A couple of months ago, I raised the question, can industrial agriculture feed the world?
I was being intentionally provocative. For decades, policymakers have treated low-input, diversified agriculture — “organic” in the sense described by the great British agriculture scholar Sir Albert Howard — as a kind of hippy indulgence. Sure, it’s nice to grow food without poison, but you can’t feed the world that way.
To feed the globe’s teeming masses, you need loads of mined and fossil-fuel synthesized fertilizers, pesticides by the tons, patent-protected genetically modified seeds, heroic irrigation projects, gargantuan, petroleum-fueled “combine” machines, etc.
But as I wrote in the earlier post, evidence is mounting that organic agriculture is just as productive as chemical-based.
Moreover, even before the recent spike in global food prices, some 800 million people lacked access to food worldwide. Industrial agriculture excels at cranking out calories, but its productive capacity tends to be hyper-consolidated in hands of a few corporations and a relatively small group of landowners. The people who most need the food it generates can’t always get their hands on it. Vaunted for its efficiency, industrial ag generates massive amounts of wasted food, even as hundreds of millions go without enough.
And now, the system has come under severe strain. Global grain stocks are at all-time lows, prices are escalating, and hunger riots are erupting in Egypt, Cameroon, Haiti, and Burkina Faso — and could well spread, the FAO warns.
Here’s how the FAO diagnoses the crisis:
A combination of factors, including reduced production due to climate change, historically low levels of stocks, higher consumption of meat and dairy products in emerging economies, increased demand for biofuels production, and the higher cost of energy and transport have led to surges in food prices.
What’s being described here is a full-on crisis in industrial ag. And I don’t think the reflexive official response — more industrial ag — will work this time. The above-linked FAO document talks about finding ways to get more “inputs” to smallholder farmers in the global south.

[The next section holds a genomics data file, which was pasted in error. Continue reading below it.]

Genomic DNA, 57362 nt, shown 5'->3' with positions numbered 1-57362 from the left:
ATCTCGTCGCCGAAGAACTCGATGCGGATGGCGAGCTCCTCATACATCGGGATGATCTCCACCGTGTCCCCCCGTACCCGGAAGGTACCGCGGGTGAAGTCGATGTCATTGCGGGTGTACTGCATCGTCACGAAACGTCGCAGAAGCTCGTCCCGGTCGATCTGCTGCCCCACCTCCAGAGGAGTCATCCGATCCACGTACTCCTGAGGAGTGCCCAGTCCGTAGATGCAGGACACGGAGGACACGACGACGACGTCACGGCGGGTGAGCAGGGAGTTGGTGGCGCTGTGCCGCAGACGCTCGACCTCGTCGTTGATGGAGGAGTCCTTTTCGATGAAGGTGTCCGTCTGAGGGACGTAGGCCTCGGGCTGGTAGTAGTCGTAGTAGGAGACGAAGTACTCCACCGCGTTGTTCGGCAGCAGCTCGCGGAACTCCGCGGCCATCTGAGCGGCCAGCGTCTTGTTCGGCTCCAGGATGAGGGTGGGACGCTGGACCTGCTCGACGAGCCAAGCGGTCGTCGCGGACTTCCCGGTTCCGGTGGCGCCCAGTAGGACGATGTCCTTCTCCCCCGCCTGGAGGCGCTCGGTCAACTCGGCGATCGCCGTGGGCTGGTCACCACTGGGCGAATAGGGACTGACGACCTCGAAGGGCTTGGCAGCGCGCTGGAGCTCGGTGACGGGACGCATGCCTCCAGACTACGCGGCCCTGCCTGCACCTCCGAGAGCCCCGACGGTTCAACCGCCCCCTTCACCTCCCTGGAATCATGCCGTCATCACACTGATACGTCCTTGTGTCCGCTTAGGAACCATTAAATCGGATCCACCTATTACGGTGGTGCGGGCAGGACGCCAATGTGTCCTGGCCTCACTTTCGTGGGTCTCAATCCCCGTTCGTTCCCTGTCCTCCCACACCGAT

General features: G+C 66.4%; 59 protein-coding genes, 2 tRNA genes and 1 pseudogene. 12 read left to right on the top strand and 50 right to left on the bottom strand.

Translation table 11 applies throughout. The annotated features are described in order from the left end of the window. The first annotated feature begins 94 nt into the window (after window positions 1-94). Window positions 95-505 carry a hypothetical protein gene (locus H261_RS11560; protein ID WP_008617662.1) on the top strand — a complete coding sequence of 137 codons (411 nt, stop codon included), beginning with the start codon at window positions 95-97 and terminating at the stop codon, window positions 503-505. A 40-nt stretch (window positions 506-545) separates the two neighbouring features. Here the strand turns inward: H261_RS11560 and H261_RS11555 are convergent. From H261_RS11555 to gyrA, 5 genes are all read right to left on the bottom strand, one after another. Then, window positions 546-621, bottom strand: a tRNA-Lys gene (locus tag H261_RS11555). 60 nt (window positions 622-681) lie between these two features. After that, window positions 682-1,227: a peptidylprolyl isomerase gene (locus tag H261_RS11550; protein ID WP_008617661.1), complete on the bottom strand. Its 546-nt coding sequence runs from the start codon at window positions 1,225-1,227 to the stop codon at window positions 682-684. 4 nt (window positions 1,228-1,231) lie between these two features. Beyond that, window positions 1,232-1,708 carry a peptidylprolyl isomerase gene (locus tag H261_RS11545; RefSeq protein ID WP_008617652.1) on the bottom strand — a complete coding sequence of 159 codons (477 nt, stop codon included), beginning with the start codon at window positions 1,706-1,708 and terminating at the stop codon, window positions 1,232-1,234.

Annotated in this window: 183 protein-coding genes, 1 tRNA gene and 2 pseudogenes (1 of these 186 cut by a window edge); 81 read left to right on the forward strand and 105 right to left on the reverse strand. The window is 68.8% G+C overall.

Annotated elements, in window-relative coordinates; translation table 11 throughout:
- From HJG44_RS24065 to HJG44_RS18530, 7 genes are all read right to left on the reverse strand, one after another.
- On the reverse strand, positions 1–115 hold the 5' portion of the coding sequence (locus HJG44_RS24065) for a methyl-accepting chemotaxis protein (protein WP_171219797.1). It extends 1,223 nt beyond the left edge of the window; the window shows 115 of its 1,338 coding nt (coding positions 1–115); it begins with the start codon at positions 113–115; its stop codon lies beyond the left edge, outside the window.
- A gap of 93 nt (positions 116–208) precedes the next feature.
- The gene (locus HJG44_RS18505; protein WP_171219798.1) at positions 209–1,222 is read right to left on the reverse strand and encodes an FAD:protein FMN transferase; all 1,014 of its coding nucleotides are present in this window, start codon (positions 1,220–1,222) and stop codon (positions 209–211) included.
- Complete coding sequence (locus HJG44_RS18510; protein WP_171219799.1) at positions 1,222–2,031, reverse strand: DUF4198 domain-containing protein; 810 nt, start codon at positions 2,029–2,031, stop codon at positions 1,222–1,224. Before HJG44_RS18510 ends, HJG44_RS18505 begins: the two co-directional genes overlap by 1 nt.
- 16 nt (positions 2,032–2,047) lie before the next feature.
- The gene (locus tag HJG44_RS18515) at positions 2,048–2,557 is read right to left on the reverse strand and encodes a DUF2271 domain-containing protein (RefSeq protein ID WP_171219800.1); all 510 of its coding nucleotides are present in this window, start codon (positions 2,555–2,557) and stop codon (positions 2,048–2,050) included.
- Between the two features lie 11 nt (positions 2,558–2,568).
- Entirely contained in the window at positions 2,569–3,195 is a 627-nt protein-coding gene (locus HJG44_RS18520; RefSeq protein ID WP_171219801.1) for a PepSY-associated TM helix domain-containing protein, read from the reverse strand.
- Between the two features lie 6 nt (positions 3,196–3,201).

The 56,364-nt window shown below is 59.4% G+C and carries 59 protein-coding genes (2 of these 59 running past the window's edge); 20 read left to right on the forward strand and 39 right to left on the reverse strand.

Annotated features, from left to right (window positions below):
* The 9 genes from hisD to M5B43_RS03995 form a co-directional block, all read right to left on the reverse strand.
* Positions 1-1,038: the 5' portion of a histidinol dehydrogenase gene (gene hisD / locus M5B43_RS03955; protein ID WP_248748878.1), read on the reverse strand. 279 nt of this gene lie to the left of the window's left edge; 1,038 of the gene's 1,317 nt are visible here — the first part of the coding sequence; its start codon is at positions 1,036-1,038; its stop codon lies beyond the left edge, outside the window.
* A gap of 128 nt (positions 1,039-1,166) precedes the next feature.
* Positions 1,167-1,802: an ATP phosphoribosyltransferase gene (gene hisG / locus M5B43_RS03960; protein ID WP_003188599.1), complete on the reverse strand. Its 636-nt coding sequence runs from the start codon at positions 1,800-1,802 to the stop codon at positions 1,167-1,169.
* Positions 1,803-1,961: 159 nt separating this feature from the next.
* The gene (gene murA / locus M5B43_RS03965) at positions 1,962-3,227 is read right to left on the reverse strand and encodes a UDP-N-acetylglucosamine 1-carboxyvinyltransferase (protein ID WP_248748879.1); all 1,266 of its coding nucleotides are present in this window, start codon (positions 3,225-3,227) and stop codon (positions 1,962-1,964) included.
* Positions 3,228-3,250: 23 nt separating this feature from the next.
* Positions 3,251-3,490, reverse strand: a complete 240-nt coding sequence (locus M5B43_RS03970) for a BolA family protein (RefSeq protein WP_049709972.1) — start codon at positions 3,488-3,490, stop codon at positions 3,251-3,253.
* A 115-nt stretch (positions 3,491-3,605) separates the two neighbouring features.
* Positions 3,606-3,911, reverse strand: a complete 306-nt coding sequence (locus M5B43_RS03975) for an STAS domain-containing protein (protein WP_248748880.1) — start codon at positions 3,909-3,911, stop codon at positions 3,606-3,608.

But prices for fertilizers, GM seeds, and insecticides are all escalating, rising even faster than food prices. Just as urban dwellers in the global south are being priced out of food markets, farmers in the global south are being priced out of ag-input markets.
Moreover, the use of these inputs — particularly synthetic nitrogen fertilizer — contributes massively to climate change, degrades water, blots out sea life, etc.
Under these circumstances, yet another push to consolidate industrial agriculture in the global south seems imbecilic. The time has come for global institutions like the FAO to take low-input, intensive organic agriculture — intellectually rooted in smallholder farming styles in India — seriously as a response to the crisis in industrial agriculture.
The FAO is holding a conference on “World Food Security: The Challenges of Climate Change and Bioenergy” in Rome on June 3-5. In typical top-down fashion, it’s billed as a “high-level” summit for “heads of state and government to discuss the pressing challenges facing global food security and to adopt required actions to deal with the situation.”
I hope these esteemed figures don’t turn it into a yet another group-grope for the agrichemical industry, designed to turn smallholder farmers into commodity producers for a global market. Rather, they should be figuring out how to leverage the knowledge and expertise of their smallholders — with a focus on region-appropriate technologies — with the goal of rebuilding local and regional food systems.